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Sara Foss's Thinking It Through
by Sara Foss

Thinking It Through

A Daily Gazette life blog
Her column and blog rolled into one

Personal debt not a new problem

When I first saw the figures contained in a recent report on America, I was alarmed.

The number of Americans not paying bills seemed high.

Thirty-five percent of Americans with credit reports have debt in collections, according to the study from the Washington, D.C.-based Urban Institute. The report estimates 77 million Americans owe an average of $5,200 in overdue debts, which includes credit cards, medical bills, utility bills and sometimes even parking tickets.

The Empire State fares a little better than average. Just over 28 percent of New Yorkers owe an average of $5,147 in overdue debts. In the Capital Region, 27.2 percent of the population owes an average of $5,288.

That isn’t great, but it is certainly better than states where delinquency is most common. In Nevada, nearly 47 percent of residents owe an average of $7,198 in overdue debts.

That said, I don’t see any reason to celebrate. Delinquent debt is never a good thing, and nearly one-third of New Yorkers are dealing with the problem in one form or another.

This suggests many of the state’s residents have financial troubles that cannot be fixed quickly and increases the likelihood they’ll be harassed by a debt collector. While most debt collectors follow the law, some employ unscrupulous and illegal tactics to try to scare people into paying their debts, such as making threats and lying.

What does it mean to have debt in collections? It means a bill or bills has gone unpaid for so long that creditors are taking legal action or have turned the problem over to a debt collection agency. For a fee, debt collection agencies pursue overdue payments on behalf of the person or institution to whom money is owed.

Interested in learning more about delinquent debt, I read a bit deeper and became slightly less alarmed.

For one thing, the percentage of Americans has remained relatively flat over the past decade. In 2004, a Federal Reserve analysis of credit bureau data found that 36.5 percent of people in the U.S. had debt in collections.

So while it might be easy to blame the recession and the slow recovery for America’s high level of debt, the data reveals the problem predates the country’s recent economic woes. This suggests many Americans were under financial duress prior to the collapse of the housing bubble, which is worrisome, but I take a certain amount of comfort in the fact that the nation’s debt problem isn’t getting any worse.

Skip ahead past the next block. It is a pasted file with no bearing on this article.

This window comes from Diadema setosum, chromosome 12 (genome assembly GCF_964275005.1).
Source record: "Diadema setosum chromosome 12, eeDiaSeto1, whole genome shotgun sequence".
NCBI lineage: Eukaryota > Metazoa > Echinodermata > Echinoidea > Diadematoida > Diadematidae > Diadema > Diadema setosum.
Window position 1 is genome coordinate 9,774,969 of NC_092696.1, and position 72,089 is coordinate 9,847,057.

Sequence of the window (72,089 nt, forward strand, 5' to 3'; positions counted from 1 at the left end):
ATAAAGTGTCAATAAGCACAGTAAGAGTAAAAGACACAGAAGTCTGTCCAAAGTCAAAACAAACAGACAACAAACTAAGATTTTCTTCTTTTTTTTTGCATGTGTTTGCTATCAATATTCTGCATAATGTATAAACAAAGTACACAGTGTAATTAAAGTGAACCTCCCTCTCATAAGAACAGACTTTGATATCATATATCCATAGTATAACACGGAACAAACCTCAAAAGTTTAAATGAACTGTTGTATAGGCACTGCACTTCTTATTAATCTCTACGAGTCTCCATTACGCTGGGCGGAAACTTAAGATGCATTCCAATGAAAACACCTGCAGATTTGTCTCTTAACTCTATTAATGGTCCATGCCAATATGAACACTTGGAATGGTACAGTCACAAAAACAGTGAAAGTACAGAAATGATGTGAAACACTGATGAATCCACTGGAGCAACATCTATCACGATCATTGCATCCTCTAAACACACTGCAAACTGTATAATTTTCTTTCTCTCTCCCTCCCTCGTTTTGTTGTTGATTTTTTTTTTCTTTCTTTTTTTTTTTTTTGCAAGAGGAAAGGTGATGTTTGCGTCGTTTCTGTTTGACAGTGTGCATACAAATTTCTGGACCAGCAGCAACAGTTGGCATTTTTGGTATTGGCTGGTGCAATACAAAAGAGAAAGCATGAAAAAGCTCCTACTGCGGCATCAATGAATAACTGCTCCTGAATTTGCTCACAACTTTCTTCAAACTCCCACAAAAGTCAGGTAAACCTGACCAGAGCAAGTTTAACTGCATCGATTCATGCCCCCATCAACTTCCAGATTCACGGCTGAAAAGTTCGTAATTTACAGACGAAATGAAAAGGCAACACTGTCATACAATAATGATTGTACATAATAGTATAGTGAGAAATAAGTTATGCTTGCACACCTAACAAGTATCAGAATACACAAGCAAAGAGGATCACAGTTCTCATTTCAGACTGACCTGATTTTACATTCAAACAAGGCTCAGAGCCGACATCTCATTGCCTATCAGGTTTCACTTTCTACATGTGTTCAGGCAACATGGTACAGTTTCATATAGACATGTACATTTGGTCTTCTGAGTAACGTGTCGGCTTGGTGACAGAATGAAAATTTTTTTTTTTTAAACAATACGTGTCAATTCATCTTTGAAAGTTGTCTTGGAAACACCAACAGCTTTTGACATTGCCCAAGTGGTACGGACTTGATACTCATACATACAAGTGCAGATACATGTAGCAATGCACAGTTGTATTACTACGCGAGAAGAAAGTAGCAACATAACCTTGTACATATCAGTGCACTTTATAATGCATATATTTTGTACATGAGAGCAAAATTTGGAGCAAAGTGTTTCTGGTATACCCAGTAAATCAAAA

This doesn’t mean I think a delinquent debt rate of 35 percent is acceptable. But I don’t think it’s something to panic about, either.

If there’s one thing I took away from the report, it’s that delinquent debt has been with us for a while, and it isn’t going anywhere any time soon.

In an article on the Urban Institute report featured in the Christian Science Monitor, Greg McBride, chief analyst for, suggested there’s more to the story of debt in America than the study suggested. He said many Americans might have items in collection they do not know about, such as an outstanding medical bill they thought their insurance company had already paid off. And sometimes people have errors on their credit reports.

People who accumulate debt are often irresponsible. They spend beyond their means and should repay what they owe. But there are many people who fall into debt for more sympathetic reasons.
Perhaps they were hit by an unexpected expense, such as hospitalization for a sudden illness. Or maybe they lost their job, or saw it become harder to keep up with rising expenses after years without a pay increase.

Whatever the case, indebtedness is usually a symptom of a larger problem. And the people who are struggling with it will probably be struggling with it for a long time.

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